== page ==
As portfolio customizations increase in the equity market, bond investors seek an equivalent method.
Investors over the last decade have increasingly turned to exchange-traded funds (ETFs) in an effort to target passive exposure to specific equity sectors. At the same time, financial advisors and their clients continue seeking cost-effective alternatives to ETFs—especially opportunities that add value through customization and tax-loss harvesting in separately managed accounts (SMAs). Not surprisingly, interest in customized individual solutions has turned to fixed income allocations and shined a spotlight on the possibility of a similar approach to managing bond portfolios. In response, Parametric developed an investment process that manages an investor’s fixed income SMA based on their particular objectives and guidelines.
Regardless of the asset class, the investment objective of direct indexing remains the same: to provide similar risk and return experiences relative to the investor’s chosen benchmark. However, the structural differences between the two equity and fixed income markets—liquidity, constituent characteristics and number, and minimum trade size—demand that portfolio managers rely on different ways to achieve those goals. Optimization proves to be the most effective method for constructing a low-tracking-error equity portfolio, but the stratified-cells approach is a more practical way to construct a bond portfolio. While the stratified-cells methodology is quite common in fixed income, it’s customarily been employed in commingled vehicles like index-based mutual funds and ETFs.
What are the differences between equities and bonds?
Although there’s significant overlap in issuers between the S&P 500® and an investment-grade (IG) corporate bond index, there are also key distinctions due to differences in the underlying markets. Fixed income indexes tend to contain many more securities than equity indexes. For example, the ICE BofAML US Corporate Index contains over 8,000 constituents, many of which don’t trade daily. This difference is the result of public companies typically having only one class of stock, while IG issuers may have many bond issues outstanding with vastly different coupons, maturities, issue dates, and liquidity.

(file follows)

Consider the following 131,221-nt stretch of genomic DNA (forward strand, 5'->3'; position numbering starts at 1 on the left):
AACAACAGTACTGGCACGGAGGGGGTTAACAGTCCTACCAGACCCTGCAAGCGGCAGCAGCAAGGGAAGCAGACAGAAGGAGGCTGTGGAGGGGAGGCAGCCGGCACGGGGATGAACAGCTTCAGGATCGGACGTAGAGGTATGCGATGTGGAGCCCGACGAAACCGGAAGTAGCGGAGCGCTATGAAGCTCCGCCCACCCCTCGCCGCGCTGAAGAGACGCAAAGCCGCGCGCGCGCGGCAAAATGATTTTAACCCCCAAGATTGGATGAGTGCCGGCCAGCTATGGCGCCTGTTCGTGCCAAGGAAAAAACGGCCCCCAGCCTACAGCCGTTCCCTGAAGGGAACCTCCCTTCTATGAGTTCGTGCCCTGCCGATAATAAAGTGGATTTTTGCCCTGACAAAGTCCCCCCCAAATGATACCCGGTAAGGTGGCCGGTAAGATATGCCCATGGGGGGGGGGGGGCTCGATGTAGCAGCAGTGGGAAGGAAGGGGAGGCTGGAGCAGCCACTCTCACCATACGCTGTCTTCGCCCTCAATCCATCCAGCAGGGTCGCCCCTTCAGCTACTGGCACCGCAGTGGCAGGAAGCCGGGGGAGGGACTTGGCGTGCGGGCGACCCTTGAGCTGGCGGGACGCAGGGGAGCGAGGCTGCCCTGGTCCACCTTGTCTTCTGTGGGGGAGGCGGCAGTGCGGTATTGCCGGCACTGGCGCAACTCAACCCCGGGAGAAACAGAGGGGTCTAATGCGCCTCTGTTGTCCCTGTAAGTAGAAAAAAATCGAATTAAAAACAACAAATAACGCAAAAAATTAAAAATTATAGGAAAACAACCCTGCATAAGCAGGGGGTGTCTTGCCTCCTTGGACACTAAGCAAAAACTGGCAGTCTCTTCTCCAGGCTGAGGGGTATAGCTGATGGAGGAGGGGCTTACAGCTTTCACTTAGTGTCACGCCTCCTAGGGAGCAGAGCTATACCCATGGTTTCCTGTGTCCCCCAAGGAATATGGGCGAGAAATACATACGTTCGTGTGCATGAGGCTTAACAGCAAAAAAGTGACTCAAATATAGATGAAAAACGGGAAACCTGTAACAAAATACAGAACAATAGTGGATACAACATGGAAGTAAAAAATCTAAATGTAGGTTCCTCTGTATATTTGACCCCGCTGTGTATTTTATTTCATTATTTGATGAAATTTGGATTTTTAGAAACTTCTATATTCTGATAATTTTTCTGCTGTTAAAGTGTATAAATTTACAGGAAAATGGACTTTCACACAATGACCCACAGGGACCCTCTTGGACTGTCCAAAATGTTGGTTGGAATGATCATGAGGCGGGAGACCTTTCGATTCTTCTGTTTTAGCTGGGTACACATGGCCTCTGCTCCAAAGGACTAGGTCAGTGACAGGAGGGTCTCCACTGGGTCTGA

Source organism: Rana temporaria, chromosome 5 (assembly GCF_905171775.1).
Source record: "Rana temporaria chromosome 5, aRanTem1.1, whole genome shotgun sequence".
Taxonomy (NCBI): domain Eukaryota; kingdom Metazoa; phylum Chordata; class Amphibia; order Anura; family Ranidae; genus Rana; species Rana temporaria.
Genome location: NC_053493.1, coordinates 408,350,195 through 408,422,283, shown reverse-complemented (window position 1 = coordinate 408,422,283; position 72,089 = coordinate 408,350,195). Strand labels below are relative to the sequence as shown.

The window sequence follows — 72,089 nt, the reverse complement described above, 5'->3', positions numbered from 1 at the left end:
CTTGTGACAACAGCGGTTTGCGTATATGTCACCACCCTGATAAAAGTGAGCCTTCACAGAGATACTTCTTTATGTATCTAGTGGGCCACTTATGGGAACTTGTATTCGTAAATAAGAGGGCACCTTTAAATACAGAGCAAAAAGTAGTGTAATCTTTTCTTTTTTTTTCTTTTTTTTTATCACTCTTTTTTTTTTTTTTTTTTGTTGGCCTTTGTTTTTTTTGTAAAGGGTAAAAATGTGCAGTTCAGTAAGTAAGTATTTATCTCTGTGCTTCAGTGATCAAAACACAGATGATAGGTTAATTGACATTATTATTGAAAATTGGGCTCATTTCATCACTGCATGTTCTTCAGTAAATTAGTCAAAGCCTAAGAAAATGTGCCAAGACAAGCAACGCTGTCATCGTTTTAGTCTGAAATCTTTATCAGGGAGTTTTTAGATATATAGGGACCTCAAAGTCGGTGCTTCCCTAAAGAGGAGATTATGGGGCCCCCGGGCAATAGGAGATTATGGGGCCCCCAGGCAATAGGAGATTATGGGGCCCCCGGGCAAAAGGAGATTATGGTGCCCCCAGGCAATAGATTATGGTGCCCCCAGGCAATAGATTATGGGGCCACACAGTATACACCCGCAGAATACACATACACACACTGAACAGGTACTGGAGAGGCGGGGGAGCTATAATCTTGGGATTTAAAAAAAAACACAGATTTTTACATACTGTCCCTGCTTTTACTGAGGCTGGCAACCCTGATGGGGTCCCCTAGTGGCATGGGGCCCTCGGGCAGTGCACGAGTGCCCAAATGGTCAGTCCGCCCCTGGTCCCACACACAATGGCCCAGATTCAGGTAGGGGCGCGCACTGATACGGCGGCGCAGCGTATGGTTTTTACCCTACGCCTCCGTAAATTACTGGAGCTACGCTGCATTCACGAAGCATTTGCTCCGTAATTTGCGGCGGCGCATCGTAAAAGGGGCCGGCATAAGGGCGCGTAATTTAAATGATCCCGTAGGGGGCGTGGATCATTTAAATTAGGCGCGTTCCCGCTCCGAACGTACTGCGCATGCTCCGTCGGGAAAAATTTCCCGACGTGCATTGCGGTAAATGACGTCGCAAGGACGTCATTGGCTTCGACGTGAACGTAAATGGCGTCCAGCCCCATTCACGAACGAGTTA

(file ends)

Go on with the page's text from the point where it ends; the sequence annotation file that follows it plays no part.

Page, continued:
Monthly rebalancing can materially change the characteristics of a bond index depending on the size of the new issuance calendar and the number of bonds removed that no longer meet the index criteria for inclusion. As a result, an IG corporate bond index will have a higher turnover than a comparable equity benchmark. Since the cost of trading a corporate bond is also higher than the cost of trading the company’s stock, it’s important to minimize transaction costs by limiting turnover and using a liquidity screen that focuses on bonds with relatively low bid-ask spreads.
Even though it’s possible to transact in fractional shares, IG corporate bonds typically require trades with a minimum par of 2,000 and increments of 1,000 afterward. This limits the number of positions that can be practically owned in an SMA. While still well diversified, a customized fixed income portfolio may have more concentrated positions than an equity SMA. To mitigate higher idiosyncratic risk, it’s important to employ forward-looking fundamental research aimed at providing downside principal protection.